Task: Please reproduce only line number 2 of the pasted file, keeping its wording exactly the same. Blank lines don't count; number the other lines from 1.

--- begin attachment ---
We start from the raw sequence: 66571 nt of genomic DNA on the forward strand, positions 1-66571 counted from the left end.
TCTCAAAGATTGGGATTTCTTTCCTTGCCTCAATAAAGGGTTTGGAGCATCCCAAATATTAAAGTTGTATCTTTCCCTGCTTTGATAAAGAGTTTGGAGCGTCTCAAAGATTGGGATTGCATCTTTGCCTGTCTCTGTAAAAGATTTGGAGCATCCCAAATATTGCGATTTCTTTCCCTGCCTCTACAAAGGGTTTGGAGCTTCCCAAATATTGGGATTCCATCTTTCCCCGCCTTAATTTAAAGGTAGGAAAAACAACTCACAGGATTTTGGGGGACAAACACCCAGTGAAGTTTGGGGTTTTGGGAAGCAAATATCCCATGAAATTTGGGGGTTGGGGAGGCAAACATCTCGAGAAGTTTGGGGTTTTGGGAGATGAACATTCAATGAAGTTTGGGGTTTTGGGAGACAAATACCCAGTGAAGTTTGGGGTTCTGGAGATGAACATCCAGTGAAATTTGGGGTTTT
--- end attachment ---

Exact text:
TCTCAAAGATTGGGATTTCTTTCCTTGCCTCAATAAAGGGTTTGGAGCATCCCAAATATTAAAGTTGTATCTTTCCCTGCTTTGATAAAGAGTTTGGAGCGTCTCAAAGATTGGGATTGCATCTTTGCCTGTCTCTGTAAAAGATTTGGAGCATCCCAAATATTGCGATTTCTTTCCCTGCCTCTACAAAGGGTTTGGAGCTTCCCAAATATTGGGATTCCATCTTTCCCCGCCTTAATTTAAAGGTAGGAAAAACAACTCACAGGATTTTGGGGGACAAACACCCAGTGAAGTTTGGGGTTTTGGGAAGCAAATATCCCATGAAATTTGGGGGTTGGGGAGGCAAACATCTCGAGAAGTTTGGGGTTTTGGGAGATGAACATTCAATGAAGTTTGGGGTTTTGGGAGACAAATACCCAGTGAAGTTTGGGGTTCTGGAGATGAACATCCAGTGAAATTTGGGGTTTT